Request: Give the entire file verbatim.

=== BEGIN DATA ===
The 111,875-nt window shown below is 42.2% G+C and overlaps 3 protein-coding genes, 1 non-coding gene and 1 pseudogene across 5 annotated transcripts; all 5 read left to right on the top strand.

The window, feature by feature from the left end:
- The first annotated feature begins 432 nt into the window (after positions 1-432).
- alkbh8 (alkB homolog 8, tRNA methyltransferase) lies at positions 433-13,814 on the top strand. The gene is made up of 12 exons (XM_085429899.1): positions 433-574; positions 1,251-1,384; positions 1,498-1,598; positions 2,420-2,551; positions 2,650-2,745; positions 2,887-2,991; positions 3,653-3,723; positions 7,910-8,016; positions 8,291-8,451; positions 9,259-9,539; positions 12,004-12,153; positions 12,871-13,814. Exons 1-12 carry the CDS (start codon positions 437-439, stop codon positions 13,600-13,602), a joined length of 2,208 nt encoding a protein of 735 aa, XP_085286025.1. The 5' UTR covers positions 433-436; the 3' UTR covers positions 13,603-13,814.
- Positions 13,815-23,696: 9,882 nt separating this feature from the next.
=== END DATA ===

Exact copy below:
The 111,875-nt window shown below is 42.2% G+C and overlaps 3 protein-coding genes, 1 non-coding gene and 1 pseudogene across 5 annotated transcripts; all 5 read left to right on the top strand.

The window, feature by feature from the left end:
- The first annotated feature begins 432 nt into the window (after positions 1-432).
- alkbh8 (alkB homolog 8, tRNA methyltransferase) lies at positions 433-13,814 on the top strand. The gene is made up of 12 exons (XM_085429899.1): positions 433-574; positions 1,251-1,384; positions 1,498-1,598; positions 2,420-2,551; positions 2,650-2,745; positions 2,887-2,991; positions 3,653-3,723; positions 7,910-8,016; positions 8,291-8,451; positions 9,259-9,539; positions 12,004-12,153; positions 12,871-13,814. Exons 1-12 carry the CDS (start codon positions 437-439, stop codon positions 13,600-13,602), a joined length of 2,208 nt encoding a protein of 735 aa, XP_085286025.1. The 5' UTR covers positions 433-436; the 3' UTR covers positions 13,603-13,814.
- Positions 13,815-23,696: 9,882 nt separating this feature from the next.